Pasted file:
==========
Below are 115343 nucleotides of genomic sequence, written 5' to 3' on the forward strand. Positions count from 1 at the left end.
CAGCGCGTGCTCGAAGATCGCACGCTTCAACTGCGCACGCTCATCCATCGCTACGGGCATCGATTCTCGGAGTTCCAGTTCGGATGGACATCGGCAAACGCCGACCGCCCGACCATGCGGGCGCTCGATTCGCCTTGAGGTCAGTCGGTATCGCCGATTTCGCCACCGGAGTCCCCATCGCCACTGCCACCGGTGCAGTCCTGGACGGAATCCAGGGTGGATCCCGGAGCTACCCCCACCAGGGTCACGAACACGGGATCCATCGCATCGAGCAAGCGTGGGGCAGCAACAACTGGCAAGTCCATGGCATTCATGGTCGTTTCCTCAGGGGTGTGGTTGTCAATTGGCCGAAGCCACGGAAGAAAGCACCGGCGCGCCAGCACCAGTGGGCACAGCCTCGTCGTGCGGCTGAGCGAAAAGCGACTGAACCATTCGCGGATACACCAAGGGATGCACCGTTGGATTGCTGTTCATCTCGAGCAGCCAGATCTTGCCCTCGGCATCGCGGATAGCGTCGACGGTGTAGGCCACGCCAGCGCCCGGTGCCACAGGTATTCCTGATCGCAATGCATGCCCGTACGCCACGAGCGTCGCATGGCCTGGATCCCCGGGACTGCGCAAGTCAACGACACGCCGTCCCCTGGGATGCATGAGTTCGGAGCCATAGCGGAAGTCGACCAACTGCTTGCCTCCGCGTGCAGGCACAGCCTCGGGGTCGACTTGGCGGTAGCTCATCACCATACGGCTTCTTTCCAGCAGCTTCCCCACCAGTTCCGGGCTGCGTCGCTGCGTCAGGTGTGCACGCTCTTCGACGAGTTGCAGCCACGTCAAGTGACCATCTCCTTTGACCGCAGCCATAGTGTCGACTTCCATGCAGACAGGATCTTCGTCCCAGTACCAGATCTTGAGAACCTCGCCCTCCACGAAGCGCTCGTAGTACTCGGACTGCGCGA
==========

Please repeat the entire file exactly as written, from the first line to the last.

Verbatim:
Below are 115343 nucleotides of genomic sequence, written 5' to 3' on the forward strand. Positions count from 1 at the left end.
CAGCGCGTGCTCGAAGATCGCACGCTTCAACTGCGCACGCTCATCCATCGCTACGGGCATCGATTCTCGGAGTTCCAGTTCGGATGGACATCGGCAAACGCCGACCGCCCGACCATGCGGGCGCTCGATTCGCCTTGAGGTCAGTCGGTATCGCCGATTTCGCCACCGGAGTCCCCATCGCCACTGCCACCGGTGCAGTCCTGGACGGAATCCAGGGTGGATCCCGGAGCTACCCCCACCAGGGTCACGAACACGGGATCCATCGCATCGAGCAAGCGTGGGGCAGCAACAACTGGCAAGTCCATGGCATTCATGGTCGTTTCCTCAGGGGTGTGGTTGTCAATTGGCCGAAGCCACGGAAGAAAGCACCGGCGCGCCAGCACCAGTGGGCACAGCCTCGTCGTGCGGCTGAGCGAAAAGCGACTGAACCATTCGCGGATACACCAAGGGATGCACCGTTGGATTGCTGTTCATCTCGAGCAGCCAGATCTTGCCCTCGGCATCGCGGATAGCGTCGACGGTGTAGGCCACGCCAGCGCCCGGTGCCACAGGTATTCCTGATCGCAATGCATGCCCGTACGCCACGAGCGTCGCATGGCCTGGATCCCCGGGACTGCGCAAGTCAACGACACGCCGTCCCCTGGGATGCATGAGTTCGGAGCCATAGCGGAAGTCGACCAACTGCTTGCCTCCGCGTGCAGGCACAGCCTCGGGGTCGACTTGGCGGTAGCTCATCACCATACGGCTTCTTTCCAGCAGCTTCCCCACCAGTTCCGGGCTGCGTCGCTGCGTCAGGTGTGCACGCTCTTCGACGAGTTGCAGCCACGTCAAGTGACCATCTCCTTTGACCGCAGCCATAGTGTCGACTTCCATGCAGACAGGATCTTCGTCCCAGTACCAGATCTTGAGAACCTCGCCCTCCACGAAGCGCTCGTAGTACTCGGACTGCGCGA